Food often has a religious significance, and many religions have foods that have strong spiritual connections, none more so than dates to Islam.
Christianity uses bread and wine in the eucharist, Hinduism believes that ghee was the sacred food of the Hindu deities the Devas, matzo bread is an integral part of Judaism’s Festival of the Passover, while followers of the Japanese religion Shintoism often leave tofu at shrines, believing that it is a favorite food of the foxes associated with the Shinto deity Inari.
But for Muslims, the date has particular importance within the religion and within the culture. The fruit is mentioned more than 20 times in the Qur’an, and takes on particular significance at Ramadan, or more specifically iftar, when it is traditionally eaten to break the fast, as practiced by Prophet Mohammed (PBUH), who reportedly said:
“When one of you breaks his fast, let him break it with dates for they are blessed. If they are not found, let him break it with water for it is pure.”
Dates are not blessed without good reason, though. The WebMD website notes that the fruits are a good source of selenium, magnesium, calcium, and copper and are an excellent source of phytonutrients – natural, plant-based compounds that may also have health benefits. They are fat-free, cholesterol-free, and sodium-free, containing vitamin A and numerous B-complex vitamins. Weight for weight, dates also contain more potassium than a banana.
Healthline.com states that dates also contain high amounts of fiber, which promotes gut health, and antioxidants which are believed to protect the body from various diseases. They can also help to keep blood sugar levels stable, particularly important during Ramadan when fasting through the day means that blood sugar falls.
It is perhaps partially for these reasons – although medically unknown at the time – that the hadith reports the Prophet saying:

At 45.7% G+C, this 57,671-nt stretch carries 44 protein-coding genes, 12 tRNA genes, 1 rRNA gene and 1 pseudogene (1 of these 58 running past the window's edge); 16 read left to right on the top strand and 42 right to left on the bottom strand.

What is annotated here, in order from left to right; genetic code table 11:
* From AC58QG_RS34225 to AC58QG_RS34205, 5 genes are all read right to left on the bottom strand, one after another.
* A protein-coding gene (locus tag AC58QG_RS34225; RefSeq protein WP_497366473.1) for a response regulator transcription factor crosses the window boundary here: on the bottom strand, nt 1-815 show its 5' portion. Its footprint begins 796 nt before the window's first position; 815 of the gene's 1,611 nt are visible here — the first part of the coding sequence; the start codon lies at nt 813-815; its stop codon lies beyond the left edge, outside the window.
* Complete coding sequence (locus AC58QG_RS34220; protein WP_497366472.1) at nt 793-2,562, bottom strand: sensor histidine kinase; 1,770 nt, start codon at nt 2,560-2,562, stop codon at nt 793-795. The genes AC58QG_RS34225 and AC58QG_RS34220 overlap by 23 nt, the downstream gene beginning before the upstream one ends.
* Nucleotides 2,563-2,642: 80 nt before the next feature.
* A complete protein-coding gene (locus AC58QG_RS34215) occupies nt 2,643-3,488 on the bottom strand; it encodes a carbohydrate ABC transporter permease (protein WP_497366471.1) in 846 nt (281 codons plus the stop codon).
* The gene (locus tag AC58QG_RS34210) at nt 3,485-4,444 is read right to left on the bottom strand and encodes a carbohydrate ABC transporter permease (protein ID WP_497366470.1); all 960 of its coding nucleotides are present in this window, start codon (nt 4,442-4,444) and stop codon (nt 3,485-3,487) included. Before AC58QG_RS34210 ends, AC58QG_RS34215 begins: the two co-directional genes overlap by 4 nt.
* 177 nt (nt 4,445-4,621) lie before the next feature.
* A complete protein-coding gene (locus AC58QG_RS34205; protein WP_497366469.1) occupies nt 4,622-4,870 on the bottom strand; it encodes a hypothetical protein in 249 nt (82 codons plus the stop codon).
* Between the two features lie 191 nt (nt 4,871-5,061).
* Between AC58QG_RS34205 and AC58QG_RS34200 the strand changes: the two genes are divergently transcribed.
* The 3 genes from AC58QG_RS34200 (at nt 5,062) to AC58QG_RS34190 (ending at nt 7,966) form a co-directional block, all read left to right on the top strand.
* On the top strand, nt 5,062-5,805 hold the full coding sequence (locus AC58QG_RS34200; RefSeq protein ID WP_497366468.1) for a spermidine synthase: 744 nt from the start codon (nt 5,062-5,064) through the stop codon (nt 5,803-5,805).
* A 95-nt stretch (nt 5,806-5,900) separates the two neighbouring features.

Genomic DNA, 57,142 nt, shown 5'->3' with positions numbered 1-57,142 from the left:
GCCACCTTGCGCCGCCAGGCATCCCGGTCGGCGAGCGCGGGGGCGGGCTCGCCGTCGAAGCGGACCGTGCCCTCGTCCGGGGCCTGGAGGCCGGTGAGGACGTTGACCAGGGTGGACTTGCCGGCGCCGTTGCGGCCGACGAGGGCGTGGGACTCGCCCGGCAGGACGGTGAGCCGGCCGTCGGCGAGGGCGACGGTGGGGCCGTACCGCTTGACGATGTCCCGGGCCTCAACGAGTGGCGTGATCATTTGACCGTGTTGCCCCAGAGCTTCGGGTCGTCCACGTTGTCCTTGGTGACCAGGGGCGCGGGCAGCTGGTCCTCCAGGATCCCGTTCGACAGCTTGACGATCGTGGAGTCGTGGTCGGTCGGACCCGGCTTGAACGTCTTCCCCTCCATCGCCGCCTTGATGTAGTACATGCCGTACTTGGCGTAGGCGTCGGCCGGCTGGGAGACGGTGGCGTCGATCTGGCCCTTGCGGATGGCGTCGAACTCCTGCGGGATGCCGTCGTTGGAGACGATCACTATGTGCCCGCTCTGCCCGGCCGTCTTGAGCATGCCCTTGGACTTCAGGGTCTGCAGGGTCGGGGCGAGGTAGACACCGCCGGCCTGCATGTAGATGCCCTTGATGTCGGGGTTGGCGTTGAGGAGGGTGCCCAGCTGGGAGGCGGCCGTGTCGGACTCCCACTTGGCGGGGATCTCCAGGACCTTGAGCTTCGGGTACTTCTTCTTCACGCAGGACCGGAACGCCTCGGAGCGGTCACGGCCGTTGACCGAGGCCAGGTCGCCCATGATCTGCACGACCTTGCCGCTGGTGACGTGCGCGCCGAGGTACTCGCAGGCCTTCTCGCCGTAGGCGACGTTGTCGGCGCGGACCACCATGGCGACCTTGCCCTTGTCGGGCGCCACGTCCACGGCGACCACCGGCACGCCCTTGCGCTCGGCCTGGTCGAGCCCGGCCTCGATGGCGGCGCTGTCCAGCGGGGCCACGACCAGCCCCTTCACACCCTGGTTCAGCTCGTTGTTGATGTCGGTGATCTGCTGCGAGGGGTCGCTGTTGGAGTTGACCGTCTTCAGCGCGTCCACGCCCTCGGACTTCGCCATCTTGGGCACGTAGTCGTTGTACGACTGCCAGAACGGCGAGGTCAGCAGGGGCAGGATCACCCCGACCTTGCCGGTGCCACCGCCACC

“One who takes seven Ajwa dates in the morning, he remains under the protection of Allah from magic and poison for whole of the day."
Moreover, the Qur’an famously records the story of Mary giving birth to Jesus. As she is consumed by labor pains and feels she cannot continue, Allah instructs her to shake the trunk of the palm tree she is sheltering under, whereupon she is showered with dates to eat.
In the context of 21st century medicine, the consumption of dates during pregnancy and for labor can be seen to have strong scientific foundations.
WebMD cites two studies in which it was shown that eating dates can soften the cervix, making labor easier, and a second study found that eating six dates per day for four weeks before the baby is due to be born leads to a shorter initial labor stage. It has also been shown that eating dates in the last trimester of pregnancy reduces the need for oxytocin, the hormone used to induce and hasten labor.
For people who just want to break their fast, though, dates are the ideal, complete food and more than that, they help Muslims feel closer to the Prophet and Allah. Is it little wonder that the Prophet reportedly said:
“A house which has dates will never suffer hunger.”
We have books about dates in our collections! Here are some examples:
- Dates: postharvest science, processing technology, and health benefits / editor, Muhammad Siddiq; associate editors, Salah M. Aleid, Adel A. Kader.
- Dates: production, processing, food, and medicinal values / edited by A. Manickavasagan, M. Mohamed Essa, Ethirajan Sukumar.
- Dates: a global history / by Nawal Nasrallah.
The Library also has many resources for learning more about Ramadan and Islam in general.
For children and young adults
- Ramadan: the holy month of fasting / by Ausma Zehanat Khan.
- Sadiq and the Ramadan gift / by Siman Nuurali
- Welcome Ramadan! / by Lila Assiff-Tarabain
- Hassan and Aneesa love Ramadan / by Yasmeen Rahim
- Ramadan and Id-ul-Fitr / by Nancy Dickmann.
- My first Ramadan / by Karen Katz.
- Fasting for Ramadan / by Kazim Ali.
- Fasting in Islam & the month of Ramadan: a comprehensive guide / Ali Budak
- The story of the Holy Prophet Muhammad: peace and blessings of Allah be on him / by Malik Humera.
- Ramadan / by Molly Aloian.
- Ramadan / by Sheila Anderson